Sunday, June 24, 2018

Construction of a Screenplay, Part 1 - Beginnings

July 2016. I’m sitting in the top tier of the mighty Melbourne Cricket Ground watching a truly terrible game of Australian Rules Football with director Tim Dean. Also in attendance, US Vice President Joe Biden, though not with us I hasten to add. I was in Melbourne for one of my three to four day junkets but that’s not the reason I was at the G. Tim had pitched me a film project he wanted to work on a week or so before. The timing for us to meet in person was perfect.

That project was an adaptation of the Andrew Wilkie book Axis of Deceit about the misuse of intelligence in the lead up to the Iraq War in 2003. Wilke, famously, was the only Western intelligence officer to resign in protest before the war.

Tim and I had worked together on developing projects while he was in Perth. Rewrites on a thriller though had stalled as I became distracted by reviewing and adjudicating theatre. A fact I was becoming increasingly annoyed at myself over so Tim’s pitch was a perfect opportunity to get back into the screenwriting saddle.  

The reason the offer to work on the adaptation was so attractive was Tim’s conviction that this film would get made. He had been speaking with Australian producer-director Robert Connelly who told Tim to “just make the film, be bold, be creative, get noticed.” This was to be ultra-low budget; to my ears meaning it wouldn’t be a multi-year slog through funding and finance hell. It was also a great story with an intriguing lead character and was an important slice of Australian history. It was material that was dramatically rich, no doubt controversial, and piqued my fascination with those few people courageous enough to defy the powers that be. The final piece to the puzzle was that Tim, through Wilkie’s publisher, had the rights to the book and had spoken to Wilkie previously about wanting to bring his story to the big screen.

On my return to Perth I immediately curtailed my reviewing duties and indicated I would not seek to be a community theatre adjudicator the following year. I then ordered the book and plunged through all the notes that Tim had stashed away in the cloud where he’d worked with writers over the years. Those efforts had led to a pitch document and story breakdowns but not to script stage.

The gist of those notes was that the story would take place over one night in a hotel in Hanoi where Wilkie would make several phone calls as he decided whether to blow the whistle on the Howard government. The prospect of a filmed series of phone conversations (while definitely ultra-low budget) left me a little cold but the immediacy of telling the story over one night did appeal.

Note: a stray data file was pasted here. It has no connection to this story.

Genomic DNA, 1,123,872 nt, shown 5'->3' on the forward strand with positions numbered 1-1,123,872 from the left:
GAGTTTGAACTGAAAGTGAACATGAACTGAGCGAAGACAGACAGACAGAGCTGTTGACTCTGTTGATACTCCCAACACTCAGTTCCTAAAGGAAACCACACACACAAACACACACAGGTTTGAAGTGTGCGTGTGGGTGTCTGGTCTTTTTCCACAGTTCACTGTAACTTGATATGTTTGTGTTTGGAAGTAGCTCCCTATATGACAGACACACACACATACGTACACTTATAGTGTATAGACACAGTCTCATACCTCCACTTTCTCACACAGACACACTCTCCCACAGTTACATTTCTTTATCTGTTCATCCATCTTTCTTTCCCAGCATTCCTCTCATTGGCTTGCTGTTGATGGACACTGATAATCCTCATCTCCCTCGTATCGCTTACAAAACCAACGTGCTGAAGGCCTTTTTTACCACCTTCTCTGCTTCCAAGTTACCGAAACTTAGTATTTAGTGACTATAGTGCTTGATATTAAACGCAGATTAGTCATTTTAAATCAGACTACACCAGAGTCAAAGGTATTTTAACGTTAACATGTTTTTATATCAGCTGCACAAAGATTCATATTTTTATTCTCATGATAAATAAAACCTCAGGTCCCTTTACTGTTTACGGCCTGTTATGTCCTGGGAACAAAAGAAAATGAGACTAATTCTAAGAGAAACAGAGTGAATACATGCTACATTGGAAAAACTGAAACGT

After reading Axis of Deceit one thing was abundantly clear – the animus Wilkie had towards Howard. He would later, unsuccessfully, run against Howard in a federal election as a Green and has publicly called for the former PM to be tried for war crimes.

IF we were going to have Wilkie engage in a series of conversations locked away in a hotel room I was adamant early on that one of those must be with Howard. But how was that possible? They never spoke in real life before the invasion in March of 2003 but the dramatic possibilities were enticing. And this is where we come to one of my favourite screenwriters – Peter Morgan.

Morgan is a master of the ‘finite period of time biopic’ (The Queen, Frost/Nixon, Rush) rather than the sprawling attempts to cover a life (the exception being The Crown where he’s working in a television medium rather than a film). He also excels at the pivotal imagined scene – an event that never happened but is thematically true and potent – think Elizabeth and the stag in The Queen; Nixon’s drunken phone call in Frost/Nixon.

That allowed me to indulge in the screenwriter’s most valuable tool – What if? “What if John Howard and Andrew Wilkie were in a room together a week before the Iraq War?” This would be a cornerstone to how I would approach the screenplay.

The first task after all the reading and further research was to come up with a Beat Sheet that would detail the major beats of the movie. For me it was important to get the structure in place before going anywhere near script stage. Plus, I had a crazy idea of how to do this differently to a set of phone conversations and needed to see if that worked…

Next in Part 2 – The Beat Sheet & Treatment

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